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How Secure is Workplace Data? 7 Common Areas of Risk

Posted  May 22, 2018  by  Lynn Brown

Falling blocks on table
Despite years of headline stories about security leaks and data breaches, many workplaces are still vulnerable to information thieves.  

Research shows there is a 1 in 4 chance of a data breach, and it also shows that there are common areas of risk in the workplace that need to be addressed.

That’s important because the average cost of a data breach in the United States is $225 per compromised record, according to the 2017 Cost of Data Breach Study by Ponemon.

7 Common Data Breach Risks and How to Avoid Them

Lack of Cyber Security Policies and Procedures

Almost half of the companies in 2018 Clutch research still do not have cyber security policies. But 71% of employees at companies with cyber security policies feel better prepared to address security threats.

Solution: Assess security risks in the workplace, and integrate information security policies and procedures that will help.

Employee Negligence

The 2018 X-Force Threat Intelligence Index concluded that employees who cause security incidents by accident (sharing passwords, leaving confidential data unattended, etc.) accounted for two-thirds of all the records that were comprised in 2017.

Solution: Provide on-going security awareness training so employees commit to security-driven habits. Implement a Shred-it All Policy and Clean Desk Policy too, to embed security habits into workplace processes.  

Lack of Third Party Security

Businesses often share confidential information with third-party vendors. But at least 56% of respondents experienced a third party data breach, according to the Ponemon 2017 Third Party Data Risk Study.

Solutions: Vet third parties to make sure they have comprehensive data security in place.

Insider Attacks

The Insider Threat 2018 Report showed that 90% of organizations feel vulnerable to insider attacks. Privileged users who abuse their role and fraudulently transfer money or steal clients’ personal information for identity theft cause the most problems.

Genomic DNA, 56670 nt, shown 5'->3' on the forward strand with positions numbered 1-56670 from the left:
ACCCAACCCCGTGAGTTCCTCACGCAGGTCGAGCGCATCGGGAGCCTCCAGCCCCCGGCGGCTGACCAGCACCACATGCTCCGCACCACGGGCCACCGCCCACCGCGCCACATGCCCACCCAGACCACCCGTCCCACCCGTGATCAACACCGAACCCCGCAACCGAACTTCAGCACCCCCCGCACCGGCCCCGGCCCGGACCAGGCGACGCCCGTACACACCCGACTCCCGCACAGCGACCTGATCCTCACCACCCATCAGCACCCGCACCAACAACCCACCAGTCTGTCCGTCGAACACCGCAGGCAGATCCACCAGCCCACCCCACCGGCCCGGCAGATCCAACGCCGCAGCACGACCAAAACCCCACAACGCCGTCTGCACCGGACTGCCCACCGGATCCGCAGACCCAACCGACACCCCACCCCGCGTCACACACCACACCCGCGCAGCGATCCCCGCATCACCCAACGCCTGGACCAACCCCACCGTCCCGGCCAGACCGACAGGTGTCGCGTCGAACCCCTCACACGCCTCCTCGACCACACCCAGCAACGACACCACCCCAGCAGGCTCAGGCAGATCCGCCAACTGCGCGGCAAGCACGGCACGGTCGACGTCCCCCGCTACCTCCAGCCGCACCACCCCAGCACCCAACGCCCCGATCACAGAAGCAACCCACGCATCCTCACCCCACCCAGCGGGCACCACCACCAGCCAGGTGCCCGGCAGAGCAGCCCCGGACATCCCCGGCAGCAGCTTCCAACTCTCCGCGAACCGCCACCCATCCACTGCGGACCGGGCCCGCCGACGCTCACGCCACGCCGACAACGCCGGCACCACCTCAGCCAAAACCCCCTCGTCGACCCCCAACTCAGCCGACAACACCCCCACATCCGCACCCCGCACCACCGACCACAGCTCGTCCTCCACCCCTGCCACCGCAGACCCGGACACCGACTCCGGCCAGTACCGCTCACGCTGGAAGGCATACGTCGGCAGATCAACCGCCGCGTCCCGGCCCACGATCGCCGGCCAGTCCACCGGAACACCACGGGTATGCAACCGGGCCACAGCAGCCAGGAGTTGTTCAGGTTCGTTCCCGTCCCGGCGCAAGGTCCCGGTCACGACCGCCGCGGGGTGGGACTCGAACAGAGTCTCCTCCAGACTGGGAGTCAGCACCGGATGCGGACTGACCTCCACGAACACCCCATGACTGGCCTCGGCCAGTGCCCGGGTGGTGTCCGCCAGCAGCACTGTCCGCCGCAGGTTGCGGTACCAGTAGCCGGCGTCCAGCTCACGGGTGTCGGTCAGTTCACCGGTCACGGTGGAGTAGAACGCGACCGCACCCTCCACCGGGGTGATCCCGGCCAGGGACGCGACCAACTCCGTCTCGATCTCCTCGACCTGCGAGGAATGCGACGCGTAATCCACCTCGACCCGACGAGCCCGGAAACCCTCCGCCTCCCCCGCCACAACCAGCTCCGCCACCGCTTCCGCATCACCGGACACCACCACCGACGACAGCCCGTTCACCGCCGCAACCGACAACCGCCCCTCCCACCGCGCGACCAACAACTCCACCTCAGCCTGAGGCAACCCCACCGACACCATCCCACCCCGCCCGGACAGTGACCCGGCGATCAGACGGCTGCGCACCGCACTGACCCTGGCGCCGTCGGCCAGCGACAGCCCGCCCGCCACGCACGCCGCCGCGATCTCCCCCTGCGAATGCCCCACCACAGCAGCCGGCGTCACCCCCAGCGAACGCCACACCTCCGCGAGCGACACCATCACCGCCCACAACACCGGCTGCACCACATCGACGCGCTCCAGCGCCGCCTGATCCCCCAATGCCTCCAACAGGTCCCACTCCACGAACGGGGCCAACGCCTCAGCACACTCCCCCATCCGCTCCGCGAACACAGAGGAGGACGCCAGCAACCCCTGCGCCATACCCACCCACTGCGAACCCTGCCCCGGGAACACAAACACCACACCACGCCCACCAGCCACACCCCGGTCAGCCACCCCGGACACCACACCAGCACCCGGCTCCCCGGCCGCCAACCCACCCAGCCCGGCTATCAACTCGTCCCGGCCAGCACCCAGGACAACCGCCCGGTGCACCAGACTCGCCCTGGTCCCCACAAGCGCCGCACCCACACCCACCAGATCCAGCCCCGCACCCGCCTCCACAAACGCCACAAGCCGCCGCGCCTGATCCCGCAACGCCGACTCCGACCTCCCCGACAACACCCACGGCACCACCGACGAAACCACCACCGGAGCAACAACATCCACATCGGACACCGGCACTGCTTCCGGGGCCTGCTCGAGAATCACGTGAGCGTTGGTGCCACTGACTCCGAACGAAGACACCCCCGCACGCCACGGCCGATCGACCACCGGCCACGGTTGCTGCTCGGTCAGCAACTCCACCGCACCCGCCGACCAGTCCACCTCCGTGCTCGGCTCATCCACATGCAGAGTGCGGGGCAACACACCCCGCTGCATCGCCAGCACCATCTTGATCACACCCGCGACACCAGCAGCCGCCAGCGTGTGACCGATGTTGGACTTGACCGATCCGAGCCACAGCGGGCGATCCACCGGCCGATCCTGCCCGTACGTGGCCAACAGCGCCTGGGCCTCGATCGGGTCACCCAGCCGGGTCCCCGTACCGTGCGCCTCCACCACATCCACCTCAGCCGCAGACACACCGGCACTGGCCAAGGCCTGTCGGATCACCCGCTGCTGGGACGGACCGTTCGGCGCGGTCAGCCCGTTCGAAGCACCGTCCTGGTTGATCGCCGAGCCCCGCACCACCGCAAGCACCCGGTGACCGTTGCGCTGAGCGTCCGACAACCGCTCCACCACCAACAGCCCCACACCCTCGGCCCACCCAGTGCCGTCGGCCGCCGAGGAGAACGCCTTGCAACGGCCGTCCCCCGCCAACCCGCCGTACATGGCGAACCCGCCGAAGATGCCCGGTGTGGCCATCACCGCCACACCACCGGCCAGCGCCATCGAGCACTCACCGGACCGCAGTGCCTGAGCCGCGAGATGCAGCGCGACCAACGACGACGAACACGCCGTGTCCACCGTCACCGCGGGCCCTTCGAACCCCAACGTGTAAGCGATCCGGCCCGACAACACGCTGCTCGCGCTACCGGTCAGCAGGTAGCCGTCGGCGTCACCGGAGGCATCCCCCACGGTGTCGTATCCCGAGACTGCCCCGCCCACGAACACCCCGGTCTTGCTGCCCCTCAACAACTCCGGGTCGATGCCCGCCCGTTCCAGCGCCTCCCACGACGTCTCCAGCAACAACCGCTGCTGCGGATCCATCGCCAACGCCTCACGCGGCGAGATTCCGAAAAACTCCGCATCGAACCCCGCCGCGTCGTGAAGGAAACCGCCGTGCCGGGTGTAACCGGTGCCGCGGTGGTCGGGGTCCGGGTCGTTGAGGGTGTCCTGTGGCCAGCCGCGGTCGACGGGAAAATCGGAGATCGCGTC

Solutions: Use Data Loss Prevention (DLP), encryption, and identify and access management solutions. Many organizations monitor users in some way too.

Online Scams and Fraud

Phishing, malware, and skimming were the primary methods of attack in 63% of data breaches in a 2017analysis of the U.S. data breach landscape by the Identity Theft Resource Centre. Phishing figured into 47.7% of hacking-based attacks.

Solutions: Stay up-to-date on online scams. Use training to show employees what phishing emails look like. Have a process –including rewards – for reporting suspicious emails too.

Digitization in Business

Digitization of the workplace such as linking Internet of Things (IoT) devices such as phones, cars, and computers has created a larger attack surface for information thieves. A 2017 survey showed that 48% of firms have experienced at least one IoT security breach. 

Solutions: Encrypt all devices, and create a security policy for IoT device use. Assess security features when purchasing smart devices.

Obsolete Technology

Upgrading technology, systems, and software often results in stockpiling or improper disposal of legacy equipment, according to the 2017 State of the Industry Report.

Solutions: Make secure data destruction a key component of information security. Partner with a professional shredding company for paper, hard drive and e-media destruction services. The company should provide secure chain of custody processes with a certificate of media destruction after each service.

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To learn more about how Shred-it can protect your documents and hard drives, please contact us to get a free quote and security risk assessment.


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